22Cross-sectional, retrospective population study with 10,116 subjects ≥45 yearsSubclinical hypothyroidism as TSH > 4,94 UI/mL and normal T4; overt hypothyroidism as elevated TSH and decreased T4UltrasoundHypothyroidism is not associated with NAFLD
23Retrospective cohort study
with 18,544 Korean subjects aged 20-65 years
Subclinical hypothyroidism, defined as TSH >4.2 mIU/L, normal FT4 and overt hypothyroidism as TSH >4.2 mIU/L, FT4 <0.97 ng/dLUltrasoundNo association between subclinical or overt hypothyroidism and increased incidence of NAFLD

On the other hand, there are some studies showing the opposite (Table 1). Escude et al.22 in a recent retrospective study involving 10116 subjects showed no significant connections concerning hypothyroidism and NAFLD with respect to controls. In a longitudinal cohort study in South Korea including 18500 subjects with hypothyroidism, both clinical and subclinical, did not find any significant correlation with increased risk of NAFLD.23

These conflicting results could be in part explained by differences in study design, specific characteristics of investigated populations, differences in definition of hypothyroidism (clinical and subclinical) and NAFLD, and variations in diagnosis of NAFLD. However, if all the above-mentioned studies are taken together, there are indications that hypothyroidism, both clinical and subclinical, could be associated to NAFLD; although, a conclusive proof is still lacking.

Pathophysiological background

NAFLD is a chronic liver disease with the pathohistological manifestations ranging from steatosis to NASH, with an increased risk of progression to cirrhosis and ultimately even to hepatocellular carcinoma.24,25 The pathogenesis of NAFLD is complex and certainly multifactorial, including genetic predisposition, metabolic and environmental factors.26 According to the results of previous studies, the key points in the pathogenesis of hypothyroidism-induced NAFLD are metabolic changes, direct action of TSH on the hepatocytes and oxidative stress are summarized in Fig. 1.10,27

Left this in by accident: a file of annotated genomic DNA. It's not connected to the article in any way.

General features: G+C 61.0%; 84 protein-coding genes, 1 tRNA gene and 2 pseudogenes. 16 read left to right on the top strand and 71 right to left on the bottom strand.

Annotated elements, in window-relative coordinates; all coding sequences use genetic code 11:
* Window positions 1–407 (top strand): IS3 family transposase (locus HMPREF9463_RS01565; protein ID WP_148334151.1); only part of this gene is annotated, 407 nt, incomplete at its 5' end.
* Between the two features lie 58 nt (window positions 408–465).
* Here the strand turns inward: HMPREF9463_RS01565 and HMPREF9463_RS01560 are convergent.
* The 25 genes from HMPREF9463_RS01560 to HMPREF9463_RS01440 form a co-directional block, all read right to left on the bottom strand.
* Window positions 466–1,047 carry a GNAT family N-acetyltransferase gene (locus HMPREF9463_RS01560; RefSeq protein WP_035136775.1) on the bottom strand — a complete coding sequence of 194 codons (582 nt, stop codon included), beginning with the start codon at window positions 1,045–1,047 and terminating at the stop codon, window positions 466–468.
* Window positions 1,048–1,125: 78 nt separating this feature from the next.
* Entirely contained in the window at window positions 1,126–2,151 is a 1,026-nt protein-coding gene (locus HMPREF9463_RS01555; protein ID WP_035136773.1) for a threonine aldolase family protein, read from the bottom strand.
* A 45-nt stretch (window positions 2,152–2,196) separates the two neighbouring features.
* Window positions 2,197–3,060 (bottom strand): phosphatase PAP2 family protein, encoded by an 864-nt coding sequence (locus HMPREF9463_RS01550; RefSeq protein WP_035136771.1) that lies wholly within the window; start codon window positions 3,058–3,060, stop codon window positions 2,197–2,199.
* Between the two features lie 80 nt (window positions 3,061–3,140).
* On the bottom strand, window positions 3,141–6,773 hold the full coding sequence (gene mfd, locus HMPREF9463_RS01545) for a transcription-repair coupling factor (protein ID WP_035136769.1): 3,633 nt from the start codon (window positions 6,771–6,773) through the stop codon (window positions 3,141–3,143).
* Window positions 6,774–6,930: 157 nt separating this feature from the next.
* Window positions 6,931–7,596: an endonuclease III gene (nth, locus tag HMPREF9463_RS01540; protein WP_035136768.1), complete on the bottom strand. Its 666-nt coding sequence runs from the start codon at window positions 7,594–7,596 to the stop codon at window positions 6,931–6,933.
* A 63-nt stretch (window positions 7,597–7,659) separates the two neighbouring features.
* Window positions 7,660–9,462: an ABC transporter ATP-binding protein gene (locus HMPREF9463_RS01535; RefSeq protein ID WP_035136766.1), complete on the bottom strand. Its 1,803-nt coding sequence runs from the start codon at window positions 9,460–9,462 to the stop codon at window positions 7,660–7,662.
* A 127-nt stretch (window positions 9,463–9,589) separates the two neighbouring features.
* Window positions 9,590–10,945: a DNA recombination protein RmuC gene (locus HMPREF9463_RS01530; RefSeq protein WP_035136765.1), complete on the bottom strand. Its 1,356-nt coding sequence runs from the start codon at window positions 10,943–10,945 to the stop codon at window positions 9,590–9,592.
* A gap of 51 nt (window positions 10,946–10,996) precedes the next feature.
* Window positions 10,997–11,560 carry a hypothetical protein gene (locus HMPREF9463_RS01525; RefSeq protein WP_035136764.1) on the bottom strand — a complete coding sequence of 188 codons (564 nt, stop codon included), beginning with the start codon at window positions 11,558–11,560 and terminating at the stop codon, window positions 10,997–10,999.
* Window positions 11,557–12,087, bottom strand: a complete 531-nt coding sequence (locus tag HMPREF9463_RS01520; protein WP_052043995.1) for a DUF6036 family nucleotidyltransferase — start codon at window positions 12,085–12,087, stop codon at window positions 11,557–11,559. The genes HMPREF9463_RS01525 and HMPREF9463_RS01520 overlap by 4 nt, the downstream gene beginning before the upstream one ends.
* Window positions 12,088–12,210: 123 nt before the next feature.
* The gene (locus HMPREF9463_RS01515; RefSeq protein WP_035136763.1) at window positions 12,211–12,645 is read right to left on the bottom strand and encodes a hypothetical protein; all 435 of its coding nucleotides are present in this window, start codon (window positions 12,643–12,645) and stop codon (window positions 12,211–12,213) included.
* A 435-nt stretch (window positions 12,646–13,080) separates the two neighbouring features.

<bold>Possible pathophysiological mechanisms leading to NAFLD in hypothyroidism.</bold> ↑ indicates up-regulation or increased concentrations, ↓ indicates down-regulation.
Fig. 1.  Possible pathophysiological mechanisms leading to NAFLD in hypothyroidism.10 ↑ indicates up-regulation or increased concentrations, ↓ indicates down-regulation.

Abbreviations: FT3, free triiodothyronine; FT4, free thyroxine; ROS, reactive oxygen species; TSH, thyroid stimulating hormone.

Obesity, dyslipidemia and insulin resistance, the main features of metabolic syndrome which are also common in patients with overt and subclinical hypothyroidism are strongly associated with NAFLD9,27,28 (also recently known as metabolic associated fatty liver disease and referred as MAFLD) Moreover, overt and subclinical hypothyroidism is considered to be an independent risk factor for NAFLD.18,29 The rising prevalence of obesity during the past decades could be related to the development of NAFLD.30 According to studies, there is an increased prevalence of hypothyroidism in the overweight population compared to the general population.31 Furthermore, the incidence of NAFLD directly correlates with body mass index.32

Thyroid hormones have a significant role in hepatic lipid metabolism; acting through the thyroid hormone β receptors, they can lead to hepatic fat accumulation and stimulate hepatic lipogenesis.33 Also, thyroid hormones modify lipid accumulation in the liver, affecting leptin and adiponectin; cytokines that also have significance in the pathogenesis of hepatic steatosis.19,34 Leptin stimulates beta-oxidation and suppresses lipogenesis,35 while an inverse correlation has been found in many studies to exist between adiponectin, triglyceride (TG), and low-density lipoprotein (LDL)-cholesterol.36–38 Previous studies have shown that not only thyroid hormones but also thyroid hormone derivatives provide an important contribution to hepatic lipid metabolism. According to results in in vitro studies, thyroid hormone derivative 3,5-diiodo-L-thyronine (T2) lowers excess fat in cultured hepatocytes.39,40